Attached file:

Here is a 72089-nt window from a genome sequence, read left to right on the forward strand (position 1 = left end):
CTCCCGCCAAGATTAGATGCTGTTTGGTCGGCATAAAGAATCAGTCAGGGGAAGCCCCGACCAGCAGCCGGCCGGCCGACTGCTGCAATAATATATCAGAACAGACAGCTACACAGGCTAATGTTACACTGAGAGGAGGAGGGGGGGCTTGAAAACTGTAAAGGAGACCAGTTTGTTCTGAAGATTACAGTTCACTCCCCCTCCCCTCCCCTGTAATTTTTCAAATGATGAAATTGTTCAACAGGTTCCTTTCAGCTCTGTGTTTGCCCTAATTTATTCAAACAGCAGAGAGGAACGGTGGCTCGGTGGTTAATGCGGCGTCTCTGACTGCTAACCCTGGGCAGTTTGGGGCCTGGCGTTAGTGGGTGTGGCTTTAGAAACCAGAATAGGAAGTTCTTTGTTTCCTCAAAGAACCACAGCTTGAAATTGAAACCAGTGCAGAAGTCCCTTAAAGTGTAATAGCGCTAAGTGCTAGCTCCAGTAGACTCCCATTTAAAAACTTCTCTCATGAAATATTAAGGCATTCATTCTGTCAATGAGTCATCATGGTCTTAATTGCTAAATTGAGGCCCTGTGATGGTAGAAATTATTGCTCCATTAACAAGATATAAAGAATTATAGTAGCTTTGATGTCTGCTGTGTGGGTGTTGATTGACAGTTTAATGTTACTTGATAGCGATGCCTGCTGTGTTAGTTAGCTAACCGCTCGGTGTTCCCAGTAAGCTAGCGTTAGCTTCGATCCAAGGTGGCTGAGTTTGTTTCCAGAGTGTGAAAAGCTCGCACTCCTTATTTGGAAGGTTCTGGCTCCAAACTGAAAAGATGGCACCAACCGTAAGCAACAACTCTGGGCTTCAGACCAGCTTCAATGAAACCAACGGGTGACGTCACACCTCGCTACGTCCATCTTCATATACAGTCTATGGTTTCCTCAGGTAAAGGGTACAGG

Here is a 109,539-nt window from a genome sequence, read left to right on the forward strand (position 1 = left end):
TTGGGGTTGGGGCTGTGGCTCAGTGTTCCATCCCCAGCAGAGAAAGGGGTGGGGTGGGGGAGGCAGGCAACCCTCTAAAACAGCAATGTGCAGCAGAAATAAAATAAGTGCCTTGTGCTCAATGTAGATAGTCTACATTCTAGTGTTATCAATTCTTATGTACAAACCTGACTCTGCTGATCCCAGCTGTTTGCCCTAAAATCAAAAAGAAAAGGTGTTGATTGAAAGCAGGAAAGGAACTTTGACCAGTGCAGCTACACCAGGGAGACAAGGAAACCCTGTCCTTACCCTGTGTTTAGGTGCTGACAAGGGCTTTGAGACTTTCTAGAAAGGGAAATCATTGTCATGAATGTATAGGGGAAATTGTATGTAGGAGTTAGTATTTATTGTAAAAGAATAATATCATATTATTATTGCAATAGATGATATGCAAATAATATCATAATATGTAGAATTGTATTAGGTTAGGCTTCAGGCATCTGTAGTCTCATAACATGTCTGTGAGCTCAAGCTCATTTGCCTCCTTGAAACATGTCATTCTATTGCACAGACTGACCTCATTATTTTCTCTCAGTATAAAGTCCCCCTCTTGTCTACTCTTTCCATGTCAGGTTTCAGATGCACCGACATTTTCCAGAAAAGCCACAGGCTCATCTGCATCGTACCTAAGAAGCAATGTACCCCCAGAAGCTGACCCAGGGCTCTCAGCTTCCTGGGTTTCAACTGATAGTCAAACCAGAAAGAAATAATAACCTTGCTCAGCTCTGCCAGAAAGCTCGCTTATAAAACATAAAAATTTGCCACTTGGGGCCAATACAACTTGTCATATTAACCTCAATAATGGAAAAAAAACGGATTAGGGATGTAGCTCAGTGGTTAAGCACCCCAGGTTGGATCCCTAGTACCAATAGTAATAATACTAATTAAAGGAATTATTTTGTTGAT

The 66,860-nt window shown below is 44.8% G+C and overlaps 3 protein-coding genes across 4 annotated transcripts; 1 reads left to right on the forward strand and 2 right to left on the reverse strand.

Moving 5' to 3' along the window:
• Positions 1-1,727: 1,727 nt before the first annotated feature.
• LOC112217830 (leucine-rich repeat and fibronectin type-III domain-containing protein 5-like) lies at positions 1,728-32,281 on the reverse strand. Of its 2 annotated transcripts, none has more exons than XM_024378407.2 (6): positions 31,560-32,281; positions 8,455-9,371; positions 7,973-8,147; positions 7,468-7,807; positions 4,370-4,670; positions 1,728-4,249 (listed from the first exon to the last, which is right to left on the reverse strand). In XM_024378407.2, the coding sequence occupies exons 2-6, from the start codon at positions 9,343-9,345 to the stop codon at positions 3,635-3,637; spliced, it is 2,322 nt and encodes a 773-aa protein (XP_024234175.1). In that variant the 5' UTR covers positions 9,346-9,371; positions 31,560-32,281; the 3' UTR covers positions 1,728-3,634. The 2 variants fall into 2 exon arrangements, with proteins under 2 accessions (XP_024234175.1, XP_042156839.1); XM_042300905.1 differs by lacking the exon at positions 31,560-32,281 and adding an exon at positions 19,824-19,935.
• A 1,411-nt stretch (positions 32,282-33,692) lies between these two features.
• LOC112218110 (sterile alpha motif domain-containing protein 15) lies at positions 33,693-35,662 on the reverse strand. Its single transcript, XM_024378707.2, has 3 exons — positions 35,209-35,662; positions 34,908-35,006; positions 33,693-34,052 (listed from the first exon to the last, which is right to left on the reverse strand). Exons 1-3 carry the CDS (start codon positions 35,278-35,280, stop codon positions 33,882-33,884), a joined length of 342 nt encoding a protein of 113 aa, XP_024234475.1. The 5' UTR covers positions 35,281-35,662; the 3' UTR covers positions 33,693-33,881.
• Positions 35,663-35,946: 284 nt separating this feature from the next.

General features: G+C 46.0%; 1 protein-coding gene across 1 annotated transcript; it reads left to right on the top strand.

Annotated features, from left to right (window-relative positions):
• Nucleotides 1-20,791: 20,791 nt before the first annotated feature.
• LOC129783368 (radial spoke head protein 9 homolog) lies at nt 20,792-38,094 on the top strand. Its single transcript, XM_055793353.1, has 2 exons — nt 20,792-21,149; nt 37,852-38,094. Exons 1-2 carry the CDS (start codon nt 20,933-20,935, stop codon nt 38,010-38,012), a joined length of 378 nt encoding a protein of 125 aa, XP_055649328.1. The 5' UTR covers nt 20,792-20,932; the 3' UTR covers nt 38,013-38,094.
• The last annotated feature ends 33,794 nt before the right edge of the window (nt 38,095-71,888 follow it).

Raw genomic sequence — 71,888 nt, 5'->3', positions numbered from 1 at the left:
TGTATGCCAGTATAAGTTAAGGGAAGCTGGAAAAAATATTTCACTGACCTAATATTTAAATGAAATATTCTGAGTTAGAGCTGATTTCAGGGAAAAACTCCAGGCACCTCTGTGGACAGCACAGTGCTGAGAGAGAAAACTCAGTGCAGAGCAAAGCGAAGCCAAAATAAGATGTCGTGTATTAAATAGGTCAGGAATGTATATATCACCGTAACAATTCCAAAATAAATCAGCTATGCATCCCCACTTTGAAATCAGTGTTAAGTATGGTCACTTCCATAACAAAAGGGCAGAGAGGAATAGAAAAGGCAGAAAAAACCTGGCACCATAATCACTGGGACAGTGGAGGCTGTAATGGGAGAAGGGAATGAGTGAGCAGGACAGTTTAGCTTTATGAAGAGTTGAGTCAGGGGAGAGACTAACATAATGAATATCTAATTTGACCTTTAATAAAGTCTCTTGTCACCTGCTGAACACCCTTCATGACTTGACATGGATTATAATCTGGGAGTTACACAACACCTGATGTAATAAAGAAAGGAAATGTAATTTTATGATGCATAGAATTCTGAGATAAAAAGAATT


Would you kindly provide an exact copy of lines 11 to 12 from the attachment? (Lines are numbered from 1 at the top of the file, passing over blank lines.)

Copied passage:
• Positions 35,663-35,946: 284 nt separating this feature from the next.

General features: G+C 46.0%; 1 protein-coding gene across 1 annotated transcript; it reads left to right on the top strand.